Every year when the latest NBA All-Star crop is announced, there are a few snubs that leave fans, media and even players with their heads scratching.
A prime example just last year included Devin Booker, who ended up making it due as an injury replacement but wasn’t originally slated to receive the accolade. He’d go on to help lead the Phoenix Suns to the NBA Finals that same year.
Who are the biggest snubs this year?
With help from our own Global Rating stat, we break it down below.
Anthony Davis (LA Lakers)
Look, we understand why Anthony Davis missed out on All-Star honors this season for the first time since 2012-13, his rookie campaign.
The Los Angeles Lakers have been a mess on the floor and Davis has missed a lot of games due to injury.
Even so, it’s crazy one of the best big men in the basketball won’t be an All-Star this year, especially considering his play lately, with Davis putting up 29.3 points, 10.7 rebounds, 2.3 assists, 1.3 steals and 2.7 blocks over his last three games.
In that stretch, however, the Lakers have gone just 1-2, which speaks to their season as a whole.
Regardless, it’ll be weird to see an All-Star Game without Davis participating.
Jarrett Allen (Cleveland)
Anyone who has paid attention to the Eastern Conference this season knows that Jarrett Allen has been one of the best-kept secrets in the league, as the big man is dominating down low as a finisher, shot-blocker and rebounder.
On the year, he’s putting up a career-high 16.0 points to go with 10.7 rebounds and 1.4 blocks while shooting 67.8 percent from the floor.
With him in the game, the Cavs are 4.9 points per 100 possessions better than when he’s on the bench, too, proving that his impact is far from empty.
Although he missed out this season, there’s a solid chance Allen will be up for the accolade again in the future, especially if he continues to show the improvement he has this season in the future.
Dejounte Murray (San Antonio)
The San Antonio Spurs’ record was likely the reason why he was left out of a lot of ballots, but that doesn’t mean Dejounte Murray hasn’t performed like an All-Star this season.
The young point guard is doing it all on both ends of the floor this year for San Antonio, putting up 19.6 points, 8.5 rebounds and 9.1 assists to go with a league-leading 2.0 steals per contest. Not only is Murray a much-improved scorer and playmaker, he’s an elite defender and rebounder for his position, making him one of the top two-way guards in the NBA right now.
All Murray is missing is a more reliable three-point shot, but even without it, his impact is felt in a big way every time he’s on the floor for the Spurs.
Domantas Sabonis (Indiana)
It’s hard to call Domantas Sabonis an All-Star snub considering he’s received the honor twice already in his career and the Indiana Pacers this year are a bit of a mess, along with the fact that the big man has missed time lately due to injury.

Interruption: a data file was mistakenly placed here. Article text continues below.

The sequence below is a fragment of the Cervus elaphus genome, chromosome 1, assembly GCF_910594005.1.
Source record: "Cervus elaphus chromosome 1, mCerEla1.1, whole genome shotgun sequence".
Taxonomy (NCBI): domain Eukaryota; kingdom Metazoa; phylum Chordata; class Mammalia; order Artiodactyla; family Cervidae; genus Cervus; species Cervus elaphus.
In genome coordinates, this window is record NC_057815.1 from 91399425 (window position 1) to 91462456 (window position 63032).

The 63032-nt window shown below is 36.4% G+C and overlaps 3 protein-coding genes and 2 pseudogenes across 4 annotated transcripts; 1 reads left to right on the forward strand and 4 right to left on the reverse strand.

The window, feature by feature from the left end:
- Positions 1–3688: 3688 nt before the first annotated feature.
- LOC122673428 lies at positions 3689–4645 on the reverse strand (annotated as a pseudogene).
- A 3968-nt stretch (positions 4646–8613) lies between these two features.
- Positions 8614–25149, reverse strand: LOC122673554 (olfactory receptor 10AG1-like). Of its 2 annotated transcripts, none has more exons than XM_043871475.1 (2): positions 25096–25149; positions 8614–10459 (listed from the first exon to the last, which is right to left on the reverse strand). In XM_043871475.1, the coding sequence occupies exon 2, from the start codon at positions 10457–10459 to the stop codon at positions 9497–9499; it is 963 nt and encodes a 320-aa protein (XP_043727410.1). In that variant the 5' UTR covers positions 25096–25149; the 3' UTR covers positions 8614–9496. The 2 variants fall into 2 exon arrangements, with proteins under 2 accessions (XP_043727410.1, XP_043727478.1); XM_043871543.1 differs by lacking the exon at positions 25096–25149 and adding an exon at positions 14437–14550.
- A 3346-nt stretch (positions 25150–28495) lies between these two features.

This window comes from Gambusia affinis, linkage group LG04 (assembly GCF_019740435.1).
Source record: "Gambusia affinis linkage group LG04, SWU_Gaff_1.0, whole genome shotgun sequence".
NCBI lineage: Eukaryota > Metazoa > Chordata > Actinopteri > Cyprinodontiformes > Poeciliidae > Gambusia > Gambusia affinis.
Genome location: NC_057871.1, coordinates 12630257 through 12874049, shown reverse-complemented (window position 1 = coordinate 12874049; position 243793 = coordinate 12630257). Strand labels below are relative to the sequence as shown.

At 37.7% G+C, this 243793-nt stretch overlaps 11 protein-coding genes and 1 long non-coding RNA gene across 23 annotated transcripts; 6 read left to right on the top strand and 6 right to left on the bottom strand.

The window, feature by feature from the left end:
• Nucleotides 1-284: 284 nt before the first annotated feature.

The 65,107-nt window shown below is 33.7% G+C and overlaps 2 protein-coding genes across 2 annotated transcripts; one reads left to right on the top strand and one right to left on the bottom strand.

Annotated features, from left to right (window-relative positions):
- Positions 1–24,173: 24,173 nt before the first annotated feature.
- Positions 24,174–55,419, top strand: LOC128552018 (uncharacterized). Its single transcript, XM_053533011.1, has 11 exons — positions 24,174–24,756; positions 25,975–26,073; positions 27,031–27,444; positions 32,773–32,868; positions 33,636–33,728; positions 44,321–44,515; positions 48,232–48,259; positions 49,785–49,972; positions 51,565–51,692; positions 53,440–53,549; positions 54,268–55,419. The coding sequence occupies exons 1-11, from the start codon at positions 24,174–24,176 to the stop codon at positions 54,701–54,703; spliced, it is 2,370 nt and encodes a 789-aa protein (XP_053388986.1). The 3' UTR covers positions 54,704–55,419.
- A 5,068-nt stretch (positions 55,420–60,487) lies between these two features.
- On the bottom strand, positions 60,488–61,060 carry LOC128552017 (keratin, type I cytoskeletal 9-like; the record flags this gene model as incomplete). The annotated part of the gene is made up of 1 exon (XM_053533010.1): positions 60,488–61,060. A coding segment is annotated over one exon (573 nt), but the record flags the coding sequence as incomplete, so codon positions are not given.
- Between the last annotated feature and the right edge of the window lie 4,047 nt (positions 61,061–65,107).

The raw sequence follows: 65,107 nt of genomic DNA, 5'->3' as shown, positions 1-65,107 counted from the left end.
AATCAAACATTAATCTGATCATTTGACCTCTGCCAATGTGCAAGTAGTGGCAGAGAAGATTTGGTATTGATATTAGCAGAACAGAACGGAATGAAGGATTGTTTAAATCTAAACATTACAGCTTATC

However, when you look at his raw numbers, you can see why we still consider Sabonis a snub, as the Lithuanian center is averaging 19.1 points, 12.1 rebounds and 5.0 assists per game, continuing to show fantastic finishing down low, as well as elite rebounding and playmaking from his frontcourt spot.
Additionally, it’s hard to fault Sabonis for the Pacers’ struggles, as with him on the floor, Indiana is 4.9 points per 100 possessions better than when he’s on the bench.
LaMelo Ball (Charlotte)
Considering his flashy style of play, insane level of popularity, his production and the fact that the Hornets are solidly in the playoff race largely thanks to him, it’s surprising LaMelo Ball missed out on All-Star honors this year.
The young point guard is putting up healthy numbers too, averaging 19.9 points, 7.2 rebounds and 7.7 assists to go along with 1.5 steals and 2.7 three-pointers nightly. Ball also has Charlotte sitting at 28-24 and with the No. 7 seed in the East.
Nevertheless, there’s little doubt Ball will receive the distinction in the future, as his play is too impressive, both stylistically and statistically, for him not to be an All-Star in his career.
No shame in a 20-year-old missing out on the distinction, but Ball undoubtedly deserved it this season.
Shai Gilgeous-Alexander (Oklahoma City)
Like Murray, Shail Gilgeous-Alexander missed out on All-Star honors mostly due to his team’s, the Oklahoma City Thunder, in this case, poor record, as the team is in line for another high draft pick this year.
Being shelved for over a month due to injury didn’t help his cause either, though his play did likely make things close in the minds of voters.
Gilgeous-Alexander has enjoyed yet another very strong campaign, pouring in 22.7 points, 4.7 rebounds and 5.5 assists with 1.1 steals nightly. He is a good bit more inefficient this season, however, with his true shooting percentage going from a tidy 62.3 percent last year to 53.1 percent this campaign.
Nevertheless, if and when the Thunder do turn it around, Gilgeous-Alexander will not only likely be a big reason for that, he’ll probably receive All-Star honors for the turnaround, too.
His play has been too impressive over recent years for that not to happen.